The opinion of the court was delivered by: Dennis M. Cavanaugh, U.S.D.J.
This matter comes before the Court upon motion by Defendant Centex Homes, LLC ("Centex Homes"), to dismiss the third count of Plaintiffs', Joe Cedar and Mary Vestutor, ("Plaintiffs") Complaint for failure to plead fraud with sufficient particularity, pursuant to Federal Rule of Civil Procedure ("FRCP") 12(b)(6) and FRCP 9(b). In addition, Defendant Centex Homes moves to dismiss Plaintiffs' Complaint for lack of personal jurisdiction pursuant to FRCP 12(b)(2). No oral argument was heard pursuant to Rule 78 of the FRCP. After carefully considering the submissions of the parties, and based upon the following, it is the finding of this Court that Defendants' motions to dismiss are granted without prejudice. Plaintiffs may move to amend their fraud pleading to comply with FRCP 9(b).
Plaintiffs commenced this action against Centex Homes and Centex Corporation (collectively "Defendants") alleging strict liability, breach of implied warranty and violation of the New Jersey Consumer Fraud Act for failure to comply with building and fire codes. Plaintiffs also petition the Court for injunctive relief to stop Centex Homes from further building and development.
Plaintiffs filed their Complaint on January 8, 2007, alleging that Centex Homes and Centex Corporation built and continued to build thousands of defective residential homes that violated New Jersey fire proofing codes. Plaintiffs further allege that Centex Homes engaged in unconscionable consumer practice, deception, fraud, false promise and/or misrepresentation in the building and sale of these homes. Plaintiffs filed this suit on behalf of themselves and "on behalf of others similarly situated" pursuant to Rule 4:32-1.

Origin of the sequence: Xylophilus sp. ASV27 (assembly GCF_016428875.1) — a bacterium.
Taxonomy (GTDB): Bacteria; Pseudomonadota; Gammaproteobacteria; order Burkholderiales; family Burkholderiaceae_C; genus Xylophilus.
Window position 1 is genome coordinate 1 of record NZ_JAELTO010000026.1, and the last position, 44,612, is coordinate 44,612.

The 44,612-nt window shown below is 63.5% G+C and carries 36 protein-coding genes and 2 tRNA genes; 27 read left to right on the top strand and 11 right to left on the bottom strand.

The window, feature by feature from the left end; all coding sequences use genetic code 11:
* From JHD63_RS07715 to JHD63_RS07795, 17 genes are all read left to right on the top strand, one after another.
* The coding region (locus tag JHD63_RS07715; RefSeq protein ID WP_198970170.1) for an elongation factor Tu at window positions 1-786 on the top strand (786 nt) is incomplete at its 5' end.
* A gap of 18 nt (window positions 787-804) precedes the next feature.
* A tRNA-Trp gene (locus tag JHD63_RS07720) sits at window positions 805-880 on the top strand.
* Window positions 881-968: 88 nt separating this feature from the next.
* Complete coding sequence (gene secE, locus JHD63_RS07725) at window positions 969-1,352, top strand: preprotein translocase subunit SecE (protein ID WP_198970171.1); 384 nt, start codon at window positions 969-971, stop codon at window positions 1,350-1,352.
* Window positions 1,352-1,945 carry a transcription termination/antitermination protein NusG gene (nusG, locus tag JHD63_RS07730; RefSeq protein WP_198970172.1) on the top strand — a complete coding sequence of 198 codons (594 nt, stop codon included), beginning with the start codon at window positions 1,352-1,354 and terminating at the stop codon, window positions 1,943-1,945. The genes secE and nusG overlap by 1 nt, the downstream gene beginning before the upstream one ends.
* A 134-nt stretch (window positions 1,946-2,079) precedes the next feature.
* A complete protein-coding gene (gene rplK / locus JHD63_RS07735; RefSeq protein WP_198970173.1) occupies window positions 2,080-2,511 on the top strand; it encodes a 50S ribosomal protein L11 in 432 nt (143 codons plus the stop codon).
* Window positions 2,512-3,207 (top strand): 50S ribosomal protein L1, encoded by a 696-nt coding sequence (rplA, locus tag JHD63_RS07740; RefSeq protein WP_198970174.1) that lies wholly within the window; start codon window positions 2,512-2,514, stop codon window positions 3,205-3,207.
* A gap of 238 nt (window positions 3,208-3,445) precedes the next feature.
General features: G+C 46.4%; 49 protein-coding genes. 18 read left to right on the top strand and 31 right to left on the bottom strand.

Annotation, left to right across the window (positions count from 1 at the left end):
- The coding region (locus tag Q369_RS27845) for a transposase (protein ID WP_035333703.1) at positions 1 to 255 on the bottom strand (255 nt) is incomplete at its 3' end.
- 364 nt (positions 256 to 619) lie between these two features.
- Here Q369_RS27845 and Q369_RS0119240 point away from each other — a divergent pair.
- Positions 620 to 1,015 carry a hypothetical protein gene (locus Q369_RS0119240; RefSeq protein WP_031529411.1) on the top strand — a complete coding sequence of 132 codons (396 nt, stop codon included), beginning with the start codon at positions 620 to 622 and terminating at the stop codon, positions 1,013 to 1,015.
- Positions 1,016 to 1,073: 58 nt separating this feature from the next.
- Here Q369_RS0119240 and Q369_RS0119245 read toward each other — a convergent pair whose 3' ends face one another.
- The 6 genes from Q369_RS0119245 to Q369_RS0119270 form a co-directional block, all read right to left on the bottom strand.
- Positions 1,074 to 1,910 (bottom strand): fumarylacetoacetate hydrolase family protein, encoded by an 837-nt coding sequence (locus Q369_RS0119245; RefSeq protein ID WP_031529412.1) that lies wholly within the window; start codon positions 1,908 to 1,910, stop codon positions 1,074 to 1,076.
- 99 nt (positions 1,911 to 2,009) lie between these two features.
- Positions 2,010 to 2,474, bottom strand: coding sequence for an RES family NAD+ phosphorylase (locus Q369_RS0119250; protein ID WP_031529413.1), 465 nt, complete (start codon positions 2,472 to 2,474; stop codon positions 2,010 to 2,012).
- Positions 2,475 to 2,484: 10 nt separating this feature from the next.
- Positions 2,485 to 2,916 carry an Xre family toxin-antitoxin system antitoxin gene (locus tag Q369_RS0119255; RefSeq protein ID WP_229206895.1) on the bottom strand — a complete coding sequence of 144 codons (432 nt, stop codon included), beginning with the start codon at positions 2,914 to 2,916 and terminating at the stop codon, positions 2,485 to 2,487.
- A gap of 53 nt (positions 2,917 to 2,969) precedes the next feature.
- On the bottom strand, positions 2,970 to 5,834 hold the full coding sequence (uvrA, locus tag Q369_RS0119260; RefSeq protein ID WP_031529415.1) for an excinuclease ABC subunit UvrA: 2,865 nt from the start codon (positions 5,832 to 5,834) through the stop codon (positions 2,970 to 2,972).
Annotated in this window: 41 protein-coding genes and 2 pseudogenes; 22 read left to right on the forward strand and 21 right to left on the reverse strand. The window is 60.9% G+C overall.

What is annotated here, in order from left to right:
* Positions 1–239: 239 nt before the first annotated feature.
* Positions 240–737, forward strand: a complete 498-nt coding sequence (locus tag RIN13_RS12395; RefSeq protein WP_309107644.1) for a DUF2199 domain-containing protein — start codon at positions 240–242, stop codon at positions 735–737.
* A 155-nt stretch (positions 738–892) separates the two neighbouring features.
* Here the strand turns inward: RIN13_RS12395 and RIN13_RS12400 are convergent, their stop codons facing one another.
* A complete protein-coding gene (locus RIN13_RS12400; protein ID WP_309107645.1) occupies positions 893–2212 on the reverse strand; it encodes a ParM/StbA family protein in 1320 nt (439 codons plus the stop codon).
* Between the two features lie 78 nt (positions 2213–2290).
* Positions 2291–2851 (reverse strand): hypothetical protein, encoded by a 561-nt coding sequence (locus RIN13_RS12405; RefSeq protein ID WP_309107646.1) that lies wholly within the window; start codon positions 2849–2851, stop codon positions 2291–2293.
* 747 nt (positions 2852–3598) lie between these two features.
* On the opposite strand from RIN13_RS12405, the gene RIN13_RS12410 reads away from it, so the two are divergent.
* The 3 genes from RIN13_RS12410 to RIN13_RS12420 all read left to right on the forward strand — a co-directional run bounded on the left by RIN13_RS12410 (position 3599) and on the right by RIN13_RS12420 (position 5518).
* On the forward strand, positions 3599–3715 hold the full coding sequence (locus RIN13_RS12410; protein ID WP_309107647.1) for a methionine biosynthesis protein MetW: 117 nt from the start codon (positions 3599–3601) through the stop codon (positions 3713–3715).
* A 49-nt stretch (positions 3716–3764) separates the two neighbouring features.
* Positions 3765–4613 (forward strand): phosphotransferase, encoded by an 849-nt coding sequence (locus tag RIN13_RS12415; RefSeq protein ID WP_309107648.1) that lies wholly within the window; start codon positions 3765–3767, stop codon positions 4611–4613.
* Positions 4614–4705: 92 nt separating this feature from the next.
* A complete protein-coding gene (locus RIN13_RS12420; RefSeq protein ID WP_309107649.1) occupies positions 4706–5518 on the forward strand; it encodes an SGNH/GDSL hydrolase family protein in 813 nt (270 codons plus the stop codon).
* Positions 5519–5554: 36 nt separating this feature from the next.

Defendants filed a motion on March 6, 2007, to dismiss the third count of Plaintiffs' Complaint for failure to plead fraud with sufficient particularity or, in the alternative, for a more definite statement as to the third count of the Complaint pursuant to FRCP 12(b)(6) and 9(b). Defendants' motion also asks the Court to compel Plaintiffs to replead the allegations in the first, second and fourth counts of the Complaint with a more definite statements pursuant to FRCP 12(e). Centex Corporation filed a motion to dismiss for lack of personal jurisdiction pursuant to FRCP 12(b)(2).
On May 18, 2007, Defendants withdrew the portion of its motion seeking a more definite statement as to the first, second and fourth counts of the Complaint.
Centex Homes is involved in the construction and sale of one story, single family homes throughout the State of New Jersey. They have been involved in the development of at least six communities with at least nine models constructed and sold at various times. (Compl. at ¶¶ 2, 9, 22-24).
Each residential unit sold by Centex Homes was inspected and received a certificate of occupancy from a host of different state authorized building inspectors. (Defs.' Mem. Mot. Dismiss 5, 6). The units sold were governed by differing construction, housing, and fire proofing codes ranging from the Building Officials and Code Administrators ("BOCA") prior to 2000 to the current International Residential Code ("IRC"). Id. Both the BOCA and IRC were subject to substantial revisions and amendment during their period of governance. Id.
Centex Corporation is a Nevada Corporation with its principal place of business in Texas. (Snyder Aff. ¶4). Centex Corporation does not have any offices, employees, or conduct any business in New Jersey. Id. Centex Corporation functions as a holding and parent company to various homebuilding companies, financial services providers and construction companies including Centex Homes. Id. at ¶5.
Plaintiffs purchased a Raphael model home located at 9 Medici Drive, Manchester Township, Ocean County, New Jersey from Centex homes in 2001. (Compl. at ¶ 3). Plaintiffs allege that the house has multiple problems related to fire proofing. More specifically, that the wall between the garage and habitable areas are not made from one hour fire proof material, that the attic was made from inappropriate materials and/or should have contained a partition, and that the retractable wooden staircase was not made from the correct variety of wood necessary to prevent fire damage. (Comp. at ...